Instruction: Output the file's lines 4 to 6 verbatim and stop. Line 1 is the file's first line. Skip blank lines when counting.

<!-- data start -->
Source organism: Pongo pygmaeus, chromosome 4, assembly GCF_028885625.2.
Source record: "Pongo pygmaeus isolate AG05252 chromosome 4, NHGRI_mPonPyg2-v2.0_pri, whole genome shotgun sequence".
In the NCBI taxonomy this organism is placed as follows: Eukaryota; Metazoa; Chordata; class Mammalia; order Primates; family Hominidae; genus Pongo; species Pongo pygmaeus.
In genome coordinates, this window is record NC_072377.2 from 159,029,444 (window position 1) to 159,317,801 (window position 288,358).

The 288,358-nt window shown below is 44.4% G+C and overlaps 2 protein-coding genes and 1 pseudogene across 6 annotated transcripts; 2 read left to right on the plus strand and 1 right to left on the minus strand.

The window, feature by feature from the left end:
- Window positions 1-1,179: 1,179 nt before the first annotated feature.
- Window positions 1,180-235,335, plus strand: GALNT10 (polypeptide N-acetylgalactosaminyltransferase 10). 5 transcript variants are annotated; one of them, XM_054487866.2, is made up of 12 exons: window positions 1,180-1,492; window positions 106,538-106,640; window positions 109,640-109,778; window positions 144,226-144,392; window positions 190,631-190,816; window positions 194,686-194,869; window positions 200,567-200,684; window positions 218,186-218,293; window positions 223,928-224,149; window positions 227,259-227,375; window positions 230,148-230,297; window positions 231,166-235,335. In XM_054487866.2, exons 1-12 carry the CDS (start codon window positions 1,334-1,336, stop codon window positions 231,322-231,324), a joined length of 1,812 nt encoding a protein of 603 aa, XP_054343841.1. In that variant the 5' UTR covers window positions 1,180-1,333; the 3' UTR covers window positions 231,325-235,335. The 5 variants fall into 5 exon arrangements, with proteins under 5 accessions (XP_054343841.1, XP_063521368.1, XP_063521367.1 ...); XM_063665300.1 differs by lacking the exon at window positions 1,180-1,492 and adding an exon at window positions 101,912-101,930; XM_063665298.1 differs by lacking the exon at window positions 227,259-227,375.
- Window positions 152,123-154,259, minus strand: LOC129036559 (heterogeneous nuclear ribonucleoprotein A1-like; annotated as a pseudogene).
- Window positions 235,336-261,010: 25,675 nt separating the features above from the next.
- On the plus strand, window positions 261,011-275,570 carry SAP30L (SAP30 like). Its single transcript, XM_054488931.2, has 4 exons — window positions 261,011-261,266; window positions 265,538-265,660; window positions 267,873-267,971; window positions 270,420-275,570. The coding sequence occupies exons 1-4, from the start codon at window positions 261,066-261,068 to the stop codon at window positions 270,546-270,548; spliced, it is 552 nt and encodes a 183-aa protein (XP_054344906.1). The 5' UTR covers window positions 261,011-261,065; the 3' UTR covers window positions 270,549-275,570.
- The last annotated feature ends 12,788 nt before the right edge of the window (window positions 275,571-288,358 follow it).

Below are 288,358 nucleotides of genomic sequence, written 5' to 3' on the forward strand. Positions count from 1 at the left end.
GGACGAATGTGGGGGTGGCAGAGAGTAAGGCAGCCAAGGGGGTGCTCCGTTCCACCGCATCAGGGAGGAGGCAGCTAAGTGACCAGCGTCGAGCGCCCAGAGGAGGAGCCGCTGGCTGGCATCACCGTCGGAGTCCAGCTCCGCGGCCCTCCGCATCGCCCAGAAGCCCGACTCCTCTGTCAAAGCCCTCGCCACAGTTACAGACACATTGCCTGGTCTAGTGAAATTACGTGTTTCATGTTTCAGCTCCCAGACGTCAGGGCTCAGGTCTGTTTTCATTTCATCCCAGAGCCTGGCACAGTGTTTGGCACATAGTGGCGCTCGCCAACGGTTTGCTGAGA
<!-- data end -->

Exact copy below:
In genome coordinates, this window is record NC_072377.2 from 159,029,444 (window position 1) to 159,317,801 (window position 288,358).

The 288,358-nt window shown below is 44.4% G+C and overlaps 2 protein-coding genes and 1 pseudogene across 6 annotated transcripts; 2 read left to right on the plus strand and 1 right to left on the minus strand.

The window, feature by feature from the left end: